1348, 20 March, John Reynolds, on the resignation of Letton. He
was vicar of Upton and exchanged with Letton. Sir John de
1349, 15 July, Ralph Broun, of Stanford. Will. de Hederset.
1357, 18 Aug. Peter de Cretyng, on the resignation of Broun.
He was rector of Colkirke, in Norfolk, and exchanged with Broun.
1367, 18 Dec. William Coupere. Richard Gegge, of Saham,
and John his brother.
1394, 11 Jan. Walter Body. Richard Gegge.
1404, 10 Nov. John Sewale. Ditto.
1408, 20 Sep. Rich. Trapet. Ditto.
1411, 17 Sep. William Wybord, on the resignation of Trapet.
1430, 3 Oct. John Osmond. Lapse.
1442, 26 Feb. John Thetford. Rich. Gegge.
1471, 13 Aug. William Ungot. (fn. 14) John Austeyn, Esq.
1484, 21 Sep. Thomas Boteler, A. M. on the death of Ungot. Tho.
Brampton, of Atleburgh.
1505, 9 Jan. Thomas Apulton, on the death of Boteler. Tho.
Spring, of Lavenham in Suffolk. Apulton was also rector of Lavenham.
1514, 7 April, Robert Hansart.
1535, 6 Oct. Thomas Beal. John Spring of Hecham in Suffolk.
1542, 23 Sept. Will. Modyn, on the death of Beal. Ditto.
1568, 3 April, John Whitell, on the death of Modyn. Will.
1581, 25 June, Tho. Spark, A. M. The Queen.
1597, 21 Jan. John Newman or Newham, A. M. Ditto. In his
answer to King James, in 1603, he observes that there were then
about 10 communicants here, and that they go to church and receive
the sacrament at Stanford, the church of Bukenham being long since
1614, 15 July, John Pemberton. Sir Rob. Rich.
1638, 5 June, Nathaniel Waller. The King.
1708, 6 Aug. Robert Simpson. The Queen, by lapse. Rector
also of Feltwell St. Mary.
1728, William Williams, on the death of Simpson. Hen. Partridge, Esq.
This rectory is a sinecure, valued in the King's Books at 3l. and
being sworn of the clear yearly value of 15l. per annum, is discharged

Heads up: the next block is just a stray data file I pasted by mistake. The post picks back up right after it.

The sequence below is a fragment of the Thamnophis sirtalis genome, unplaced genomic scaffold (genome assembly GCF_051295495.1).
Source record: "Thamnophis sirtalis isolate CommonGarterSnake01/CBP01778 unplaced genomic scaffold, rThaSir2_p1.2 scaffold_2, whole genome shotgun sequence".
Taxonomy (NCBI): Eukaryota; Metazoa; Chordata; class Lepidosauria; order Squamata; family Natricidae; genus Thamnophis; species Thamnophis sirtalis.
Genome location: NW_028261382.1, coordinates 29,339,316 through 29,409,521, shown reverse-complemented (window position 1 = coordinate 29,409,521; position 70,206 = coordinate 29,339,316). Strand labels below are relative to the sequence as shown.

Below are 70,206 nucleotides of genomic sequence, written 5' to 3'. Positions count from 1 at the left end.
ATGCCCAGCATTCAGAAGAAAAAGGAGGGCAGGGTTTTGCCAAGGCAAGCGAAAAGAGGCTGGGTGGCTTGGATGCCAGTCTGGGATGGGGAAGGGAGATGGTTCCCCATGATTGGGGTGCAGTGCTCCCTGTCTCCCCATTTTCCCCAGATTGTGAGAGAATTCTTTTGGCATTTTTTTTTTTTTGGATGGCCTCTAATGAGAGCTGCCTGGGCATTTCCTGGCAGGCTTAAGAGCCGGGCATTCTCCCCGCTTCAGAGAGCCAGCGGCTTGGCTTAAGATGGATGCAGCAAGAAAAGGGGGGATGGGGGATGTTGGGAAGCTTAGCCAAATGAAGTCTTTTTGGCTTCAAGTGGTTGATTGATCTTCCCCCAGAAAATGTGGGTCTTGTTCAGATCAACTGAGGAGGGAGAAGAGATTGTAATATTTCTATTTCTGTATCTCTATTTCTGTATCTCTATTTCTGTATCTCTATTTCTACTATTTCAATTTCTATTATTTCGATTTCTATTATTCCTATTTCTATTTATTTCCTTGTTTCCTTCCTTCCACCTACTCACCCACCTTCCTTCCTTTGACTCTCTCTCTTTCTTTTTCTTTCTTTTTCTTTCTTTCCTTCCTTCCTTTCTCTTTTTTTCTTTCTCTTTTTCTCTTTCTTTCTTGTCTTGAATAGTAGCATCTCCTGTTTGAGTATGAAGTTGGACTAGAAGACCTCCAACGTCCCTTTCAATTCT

of first fruits and tenths; synodals are 20d. Bishop's procurations 18d.
And thus we have passed through Grimeshou Hundred, which, according to the signification of its name, is a hilly, champaign, open
country, the land being sandy and barren, unless improved by the
farmer's industry, or by the flocks of sheep which are kept in almost
every town in the hundred for that purpose, there being no where
better mutton than this barren land affords, the sheep being not liable
to the disease called the rot, as they often are in the more fertile
parts of this county; the soil, though it is a sand at top, not only
affords excellent chalk for lime, but good earth for brick, and in some
places blue clay, which laid upon the land, makes an excellent manure, and produces abundance of corn. The rabbits also, which are
on the most barren part, are not only the more excellent for that
reason, but renders that, which would otherwise be of no use to be of
equal value with much better land, so that by this means, though the
champaign, or fielding country (as it is commonly called) may appear
to the traveller to be of little value, either to the owner or occupier,
it is in reality far otherwise, being rendered by these improvements as
valuable as a far better soil.
The towns in this Hundred are valued to the land tax as follow,
|Weeting and Bromhill||560||5||0|
|Hockwold and Wilton||991||11||8|